March 22, 2018

How to Do Our Best

Last time I promised I would write an article about the meaning of "doing our best". This story might not be very encouraging, but you are probably a very different person, have very different experience and be much more mature than I am now. I have no idea, but I will just tell you what it was for me "to do my best" for twenty five years of my Buddhist practice.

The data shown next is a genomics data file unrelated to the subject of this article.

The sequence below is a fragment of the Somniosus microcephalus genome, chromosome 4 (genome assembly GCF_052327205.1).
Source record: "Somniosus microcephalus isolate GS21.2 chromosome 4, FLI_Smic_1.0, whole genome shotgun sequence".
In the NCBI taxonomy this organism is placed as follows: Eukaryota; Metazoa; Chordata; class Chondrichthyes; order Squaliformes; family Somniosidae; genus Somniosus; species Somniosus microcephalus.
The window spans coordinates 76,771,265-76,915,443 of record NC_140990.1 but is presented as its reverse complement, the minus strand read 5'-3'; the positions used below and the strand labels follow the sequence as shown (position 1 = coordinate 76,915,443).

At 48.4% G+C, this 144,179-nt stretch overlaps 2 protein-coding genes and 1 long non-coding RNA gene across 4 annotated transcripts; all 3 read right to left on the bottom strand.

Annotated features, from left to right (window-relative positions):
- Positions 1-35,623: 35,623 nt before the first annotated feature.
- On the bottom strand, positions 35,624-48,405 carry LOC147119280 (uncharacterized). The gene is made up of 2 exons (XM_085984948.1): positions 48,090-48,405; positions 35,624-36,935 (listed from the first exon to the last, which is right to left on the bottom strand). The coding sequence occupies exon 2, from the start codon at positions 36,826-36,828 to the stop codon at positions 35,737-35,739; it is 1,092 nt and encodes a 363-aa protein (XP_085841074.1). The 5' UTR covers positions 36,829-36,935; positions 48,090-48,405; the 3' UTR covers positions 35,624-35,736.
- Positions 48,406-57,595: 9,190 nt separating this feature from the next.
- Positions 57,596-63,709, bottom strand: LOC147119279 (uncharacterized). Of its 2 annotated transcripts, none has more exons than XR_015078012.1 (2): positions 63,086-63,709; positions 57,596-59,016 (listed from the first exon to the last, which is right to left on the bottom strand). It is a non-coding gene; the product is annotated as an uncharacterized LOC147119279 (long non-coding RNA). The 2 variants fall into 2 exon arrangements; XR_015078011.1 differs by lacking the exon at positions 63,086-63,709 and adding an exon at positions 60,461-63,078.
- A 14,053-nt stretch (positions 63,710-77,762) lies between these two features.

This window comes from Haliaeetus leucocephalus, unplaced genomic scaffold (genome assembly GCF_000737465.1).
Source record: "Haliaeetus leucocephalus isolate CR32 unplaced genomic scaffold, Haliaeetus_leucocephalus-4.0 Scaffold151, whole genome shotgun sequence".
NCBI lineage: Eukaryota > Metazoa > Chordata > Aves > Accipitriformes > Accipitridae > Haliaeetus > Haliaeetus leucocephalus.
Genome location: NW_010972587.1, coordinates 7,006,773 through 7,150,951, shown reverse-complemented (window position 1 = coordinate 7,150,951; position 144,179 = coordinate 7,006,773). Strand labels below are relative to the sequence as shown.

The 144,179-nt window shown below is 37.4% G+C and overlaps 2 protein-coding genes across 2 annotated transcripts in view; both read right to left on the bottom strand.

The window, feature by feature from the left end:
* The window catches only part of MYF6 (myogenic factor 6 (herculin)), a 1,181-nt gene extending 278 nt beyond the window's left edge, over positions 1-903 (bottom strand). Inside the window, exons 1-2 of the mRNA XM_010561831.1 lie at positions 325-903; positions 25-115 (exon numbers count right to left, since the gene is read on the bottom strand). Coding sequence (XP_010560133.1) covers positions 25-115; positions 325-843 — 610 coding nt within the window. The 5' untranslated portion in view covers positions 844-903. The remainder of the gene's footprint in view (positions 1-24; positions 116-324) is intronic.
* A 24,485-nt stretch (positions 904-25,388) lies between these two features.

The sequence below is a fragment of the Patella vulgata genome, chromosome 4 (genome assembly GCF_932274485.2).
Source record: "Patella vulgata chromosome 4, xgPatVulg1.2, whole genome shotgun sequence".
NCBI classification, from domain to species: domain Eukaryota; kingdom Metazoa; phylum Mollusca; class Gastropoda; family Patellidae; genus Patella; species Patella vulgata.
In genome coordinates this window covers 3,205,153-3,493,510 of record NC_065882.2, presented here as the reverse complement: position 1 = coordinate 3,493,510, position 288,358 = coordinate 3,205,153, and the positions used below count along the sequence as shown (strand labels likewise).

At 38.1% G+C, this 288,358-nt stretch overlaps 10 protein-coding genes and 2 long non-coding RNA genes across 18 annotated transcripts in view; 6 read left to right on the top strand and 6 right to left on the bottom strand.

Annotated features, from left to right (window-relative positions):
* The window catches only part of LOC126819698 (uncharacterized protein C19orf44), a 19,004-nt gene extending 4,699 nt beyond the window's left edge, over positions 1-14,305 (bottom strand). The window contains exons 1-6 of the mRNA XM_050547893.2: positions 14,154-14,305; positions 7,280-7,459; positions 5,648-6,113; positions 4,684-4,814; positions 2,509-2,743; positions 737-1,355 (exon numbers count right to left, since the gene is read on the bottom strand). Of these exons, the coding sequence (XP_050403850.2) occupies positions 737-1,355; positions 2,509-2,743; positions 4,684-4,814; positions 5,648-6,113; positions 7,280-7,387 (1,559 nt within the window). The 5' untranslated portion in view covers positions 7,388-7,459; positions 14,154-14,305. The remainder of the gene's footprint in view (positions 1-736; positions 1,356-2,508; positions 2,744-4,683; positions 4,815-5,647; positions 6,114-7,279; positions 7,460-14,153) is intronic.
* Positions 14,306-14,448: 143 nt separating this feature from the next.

Ever since I began to practice zazen and study the Buddhist philosophy with teachers, I have seldom  felt  happy about who I was and what my situation was. Except a short time after I returned from the US where I began my Buddhist practice. After my return home, which was and still is Prague, the Czech Republic, I felt like I had brought a new life from the US. The direction I got at the Zen center seemed amazing and it worked great for some time. But soon I started to realize that I was slowly and surely returning into a mindset which I would call "something is wrong with me".  I had started to practice Zen in Kwan Um school, which is based on working on koans, helping others more than oneself and practicing hard with others and for others. I thought that I was one of the most impatient and frustrated students. Then I discovered  a book of Dogen's essays and some interpretation of Dogen's teaching and decided to find a teacher who would teach me in that style. I particularly liked the teaching   that satori (in which I was very interested at that time) is not different from zazen and zazen is not different from satori.  Then I tried two different teachers during ten years, but my relationship with them didn't work and I wasn't sure if they could ever help me to realize who I am actually. In the meantime, I was a loser in relationships with women and I felt like one, as a high school teacher. My life, until recently, felt so unsatisfactory and frustrating, that at one point I hit a kind of rock bottom. I felt like I was not able to continue like this. I felt my efforts and the results of these efforts were so stupidly different that it was ridiculous. I tried so hard to practice zazen, to work, to be a good partner, to write about Buddhism on this blog, but about eight years ago I really felt like it was all going nowhere. You may ask: "If you were so desperate and unhappy, how come you were writing such positive and encouraging essays about Buddhist teaching and practice?" Actually, what I was writing was my experience, to some degree, but I was not just one person, I was two people. Although most of the time I felt like a loser, a silly oddball, I did have a kind of area in my life, where I found satisfaction, clarity, joy, hope and happiness. That was whenever I practiced zazen for more than thirty minutes, ideally an hour or more. Of course, you'll find peace and balance in ten minutes of zazen, but to me, in order to feel balanced and clear, I needed more time on the zafu than that. Nobody should imitate others, as you need to find your own pace and time for zazen, it may be ten minutes a day, maybe three hours a day, everyone is different. Just in my case, I always found one hour or so very helpful for writing essays and feeling all right about myself and the world.  But the way I was unhappy most of the time, there was something sick about it. I don't think it is necessary to feel that bad about oneself. But I did. I never had a relaxed relationship with my current teacher Mike Luetchford,  I mean until last year, I would say. I had struggled to find my role and his role in our relationship. For me, it was very difficult to talk to him, which wasn't his fault, I just took him too seriously quite often. That was painful. I did not know who I was supposed to be. I really did not know if I was doing my best and usually I felt I was not doing my best. This situation seemed to be my fate, to be my whole life. It was painful, but at the same time, you know, we humans get used to such things and consider them common or just the way it is. You get used to it and at the same time, don't want to accept it.